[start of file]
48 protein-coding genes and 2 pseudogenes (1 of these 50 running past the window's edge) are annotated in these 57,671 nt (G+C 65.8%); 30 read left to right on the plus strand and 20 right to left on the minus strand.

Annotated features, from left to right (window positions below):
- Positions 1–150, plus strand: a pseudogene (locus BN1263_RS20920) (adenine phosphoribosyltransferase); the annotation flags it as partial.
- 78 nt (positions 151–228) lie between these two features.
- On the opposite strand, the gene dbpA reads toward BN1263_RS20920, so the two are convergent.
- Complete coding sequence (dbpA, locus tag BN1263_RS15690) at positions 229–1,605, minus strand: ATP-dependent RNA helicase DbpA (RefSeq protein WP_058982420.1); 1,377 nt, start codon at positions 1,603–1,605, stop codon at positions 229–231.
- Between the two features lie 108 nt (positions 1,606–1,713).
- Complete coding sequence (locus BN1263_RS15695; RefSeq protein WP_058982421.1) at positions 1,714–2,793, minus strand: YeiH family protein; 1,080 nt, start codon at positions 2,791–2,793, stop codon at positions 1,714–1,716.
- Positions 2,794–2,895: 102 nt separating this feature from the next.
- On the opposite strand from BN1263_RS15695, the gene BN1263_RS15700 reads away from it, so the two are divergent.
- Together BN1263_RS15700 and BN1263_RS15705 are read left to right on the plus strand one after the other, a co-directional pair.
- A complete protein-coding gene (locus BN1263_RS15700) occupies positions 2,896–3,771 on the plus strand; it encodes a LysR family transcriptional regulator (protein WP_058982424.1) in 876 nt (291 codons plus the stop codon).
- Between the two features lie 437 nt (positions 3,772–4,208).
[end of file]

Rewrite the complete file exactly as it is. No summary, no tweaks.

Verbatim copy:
48 protein-coding genes and 2 pseudogenes (1 of these 50 running past the window's edge) are annotated in these 57,671 nt (G+C 65.8%); 30 read left to right on the plus strand and 20 right to left on the minus strand.

Annotated features, from left to right (window positions below):
- Positions 1–150, plus strand: a pseudogene (locus BN1263_RS20920) (adenine phosphoribosyltransferase); the annotation flags it as partial.
- 78 nt (positions 151–228) lie between these two features.
- On the opposite strand, the gene dbpA reads toward BN1263_RS20920, so the two are convergent.
- Complete coding sequence (dbpA, locus tag BN1263_RS15690) at positions 229–1,605, minus strand: ATP-dependent RNA helicase DbpA (RefSeq protein WP_058982420.1); 1,377 nt, start codon at positions 1,603–1,605, stop codon at positions 229–231.
- Between the two features lie 108 nt (positions 1,606–1,713).
- Complete coding sequence (locus BN1263_RS15695; RefSeq protein WP_058982421.1) at positions 1,714–2,793, minus strand: YeiH family protein; 1,080 nt, start codon at positions 2,791–2,793, stop codon at positions 1,714–1,716.
- Positions 2,794–2,895: 102 nt separating this feature from the next.
- On the opposite strand from BN1263_RS15695, the gene BN1263_RS15700 reads away from it, so the two are divergent.
- Together BN1263_RS15700 and BN1263_RS15705 are read left to right on the plus strand one after the other, a co-directional pair.
- A complete protein-coding gene (locus BN1263_RS15700) occupies positions 2,896–3,771 on the plus strand; it encodes a LysR family transcriptional regulator (protein WP_058982424.1) in 876 nt (291 codons plus the stop codon).
- Between the two features lie 437 nt (positions 3,772–4,208).